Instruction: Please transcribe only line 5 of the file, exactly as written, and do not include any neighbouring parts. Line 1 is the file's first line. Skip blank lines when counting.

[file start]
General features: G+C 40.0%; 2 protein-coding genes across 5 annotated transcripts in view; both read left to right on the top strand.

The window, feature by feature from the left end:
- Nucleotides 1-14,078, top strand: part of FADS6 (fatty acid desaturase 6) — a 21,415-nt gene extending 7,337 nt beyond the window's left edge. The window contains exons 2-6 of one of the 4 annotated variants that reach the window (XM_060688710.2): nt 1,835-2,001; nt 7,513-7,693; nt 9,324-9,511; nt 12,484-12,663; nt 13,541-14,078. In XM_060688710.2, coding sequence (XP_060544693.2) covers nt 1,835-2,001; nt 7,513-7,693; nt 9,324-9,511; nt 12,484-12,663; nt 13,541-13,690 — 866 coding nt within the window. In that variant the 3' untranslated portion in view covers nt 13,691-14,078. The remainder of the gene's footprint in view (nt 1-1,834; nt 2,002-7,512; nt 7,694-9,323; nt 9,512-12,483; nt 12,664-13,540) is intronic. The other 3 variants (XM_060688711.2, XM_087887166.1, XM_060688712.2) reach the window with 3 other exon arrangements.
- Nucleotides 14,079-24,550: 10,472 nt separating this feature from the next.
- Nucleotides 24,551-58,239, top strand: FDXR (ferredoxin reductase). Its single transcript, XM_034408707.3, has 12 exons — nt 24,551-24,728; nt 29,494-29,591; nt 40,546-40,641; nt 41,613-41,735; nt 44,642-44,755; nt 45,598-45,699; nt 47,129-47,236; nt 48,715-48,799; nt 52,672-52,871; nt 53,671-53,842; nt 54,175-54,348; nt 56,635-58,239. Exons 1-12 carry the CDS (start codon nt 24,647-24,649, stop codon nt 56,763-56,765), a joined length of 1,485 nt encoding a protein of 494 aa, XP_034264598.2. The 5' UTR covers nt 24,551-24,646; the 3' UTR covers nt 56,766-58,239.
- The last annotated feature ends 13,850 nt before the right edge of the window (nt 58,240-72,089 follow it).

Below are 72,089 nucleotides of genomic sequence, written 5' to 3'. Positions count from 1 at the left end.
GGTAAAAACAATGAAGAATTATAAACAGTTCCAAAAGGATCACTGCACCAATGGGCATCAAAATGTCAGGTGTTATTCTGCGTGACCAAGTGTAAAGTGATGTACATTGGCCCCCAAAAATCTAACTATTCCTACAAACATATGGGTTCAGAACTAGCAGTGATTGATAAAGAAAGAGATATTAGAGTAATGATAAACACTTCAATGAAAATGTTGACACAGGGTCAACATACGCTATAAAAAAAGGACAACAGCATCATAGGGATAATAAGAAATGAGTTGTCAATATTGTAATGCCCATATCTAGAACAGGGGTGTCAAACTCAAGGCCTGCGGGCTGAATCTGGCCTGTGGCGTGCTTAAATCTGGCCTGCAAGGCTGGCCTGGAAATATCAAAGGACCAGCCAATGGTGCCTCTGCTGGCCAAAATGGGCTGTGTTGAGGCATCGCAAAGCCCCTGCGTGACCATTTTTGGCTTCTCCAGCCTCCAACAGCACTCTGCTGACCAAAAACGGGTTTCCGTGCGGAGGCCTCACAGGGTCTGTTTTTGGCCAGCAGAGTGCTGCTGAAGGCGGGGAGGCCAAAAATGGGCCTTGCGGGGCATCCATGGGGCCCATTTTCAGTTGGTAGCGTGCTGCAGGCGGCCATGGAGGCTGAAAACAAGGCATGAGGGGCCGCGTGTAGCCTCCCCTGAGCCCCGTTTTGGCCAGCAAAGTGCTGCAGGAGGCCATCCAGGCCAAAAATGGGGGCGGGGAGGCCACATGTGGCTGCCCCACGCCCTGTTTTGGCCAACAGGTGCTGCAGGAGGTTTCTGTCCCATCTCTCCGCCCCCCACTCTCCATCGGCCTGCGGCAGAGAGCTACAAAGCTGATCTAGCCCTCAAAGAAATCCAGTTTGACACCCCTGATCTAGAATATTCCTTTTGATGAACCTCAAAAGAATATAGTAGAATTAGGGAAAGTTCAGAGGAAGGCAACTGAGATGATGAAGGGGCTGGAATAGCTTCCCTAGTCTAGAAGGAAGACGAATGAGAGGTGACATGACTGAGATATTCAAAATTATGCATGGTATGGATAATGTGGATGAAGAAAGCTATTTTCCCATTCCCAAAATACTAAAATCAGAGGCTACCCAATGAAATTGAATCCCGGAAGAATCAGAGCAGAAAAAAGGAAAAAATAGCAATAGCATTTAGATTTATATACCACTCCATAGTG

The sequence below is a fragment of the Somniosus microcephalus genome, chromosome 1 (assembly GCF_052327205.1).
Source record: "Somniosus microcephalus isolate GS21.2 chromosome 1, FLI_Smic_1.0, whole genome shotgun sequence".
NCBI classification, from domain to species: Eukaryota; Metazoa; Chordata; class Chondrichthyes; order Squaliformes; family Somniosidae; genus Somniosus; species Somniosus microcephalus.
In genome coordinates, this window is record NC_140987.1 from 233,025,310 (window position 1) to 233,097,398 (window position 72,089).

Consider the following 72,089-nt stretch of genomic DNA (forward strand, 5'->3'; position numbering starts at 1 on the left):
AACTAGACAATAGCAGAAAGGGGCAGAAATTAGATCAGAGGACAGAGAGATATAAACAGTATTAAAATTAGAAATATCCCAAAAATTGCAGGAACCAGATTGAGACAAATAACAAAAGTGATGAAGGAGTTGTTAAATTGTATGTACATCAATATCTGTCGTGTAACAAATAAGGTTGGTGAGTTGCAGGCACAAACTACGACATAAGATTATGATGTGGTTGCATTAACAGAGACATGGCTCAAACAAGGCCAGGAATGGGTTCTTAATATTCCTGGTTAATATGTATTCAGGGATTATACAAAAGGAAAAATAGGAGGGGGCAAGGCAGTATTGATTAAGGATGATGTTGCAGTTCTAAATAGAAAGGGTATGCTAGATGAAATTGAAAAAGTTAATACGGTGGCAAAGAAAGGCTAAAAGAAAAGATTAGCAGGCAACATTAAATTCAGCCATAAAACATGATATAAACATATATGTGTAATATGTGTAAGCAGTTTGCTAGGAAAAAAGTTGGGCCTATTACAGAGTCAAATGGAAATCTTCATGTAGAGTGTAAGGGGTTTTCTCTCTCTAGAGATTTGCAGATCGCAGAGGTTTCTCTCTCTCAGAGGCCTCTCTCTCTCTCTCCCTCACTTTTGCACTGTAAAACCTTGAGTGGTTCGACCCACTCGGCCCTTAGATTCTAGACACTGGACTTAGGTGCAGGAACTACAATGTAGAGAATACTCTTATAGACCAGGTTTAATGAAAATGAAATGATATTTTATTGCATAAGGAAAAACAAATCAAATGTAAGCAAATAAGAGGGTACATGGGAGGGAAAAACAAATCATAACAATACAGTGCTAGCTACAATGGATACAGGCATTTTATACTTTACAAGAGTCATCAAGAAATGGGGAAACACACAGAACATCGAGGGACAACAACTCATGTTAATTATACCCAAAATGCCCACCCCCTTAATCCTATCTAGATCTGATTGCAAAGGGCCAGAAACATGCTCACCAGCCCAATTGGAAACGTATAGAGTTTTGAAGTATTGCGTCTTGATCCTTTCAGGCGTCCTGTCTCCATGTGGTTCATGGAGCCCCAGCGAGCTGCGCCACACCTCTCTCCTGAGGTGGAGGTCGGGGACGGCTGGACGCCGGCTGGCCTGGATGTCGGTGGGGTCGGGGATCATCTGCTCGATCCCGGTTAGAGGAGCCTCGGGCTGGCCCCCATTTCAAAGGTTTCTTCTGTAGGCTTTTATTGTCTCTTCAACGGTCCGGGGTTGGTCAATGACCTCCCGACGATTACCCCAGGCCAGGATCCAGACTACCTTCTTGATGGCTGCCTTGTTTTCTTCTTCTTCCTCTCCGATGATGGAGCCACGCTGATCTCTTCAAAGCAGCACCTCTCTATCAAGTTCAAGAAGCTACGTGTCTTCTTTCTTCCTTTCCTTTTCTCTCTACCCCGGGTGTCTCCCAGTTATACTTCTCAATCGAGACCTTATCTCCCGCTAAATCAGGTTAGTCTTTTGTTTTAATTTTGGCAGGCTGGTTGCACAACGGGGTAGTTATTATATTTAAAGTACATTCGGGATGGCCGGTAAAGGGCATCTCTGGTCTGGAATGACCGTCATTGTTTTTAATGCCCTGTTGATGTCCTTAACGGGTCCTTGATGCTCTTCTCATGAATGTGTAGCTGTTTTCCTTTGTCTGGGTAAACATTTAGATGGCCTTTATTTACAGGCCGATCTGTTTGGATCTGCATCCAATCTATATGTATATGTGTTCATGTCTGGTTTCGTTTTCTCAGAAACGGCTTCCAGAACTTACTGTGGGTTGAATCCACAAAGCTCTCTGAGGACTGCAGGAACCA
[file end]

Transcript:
- Nucleotides 24,551-58,239, top strand: FDXR (ferredoxin reductase). Its single transcript, XM_034408707.3, has 12 exons — nt 24,551-24,728; nt 29,494-29,591; nt 40,546-40,641; nt 41,613-41,735; nt 44,642-44,755; nt 45,598-45,699; nt 47,129-47,236; nt 48,715-48,799; nt 52,672-52,871; nt 53,671-53,842; nt 54,175-54,348; nt 56,635-58,239. Exons 1-12 carry the CDS (start codon nt 24,647-24,649, stop codon nt 56,763-56,765), a joined length of 1,485 nt encoding a protein of 494 aa, XP_034264598.2. The 5' UTR covers nt 24,551-24,646; the 3' UTR covers nt 56,766-58,239.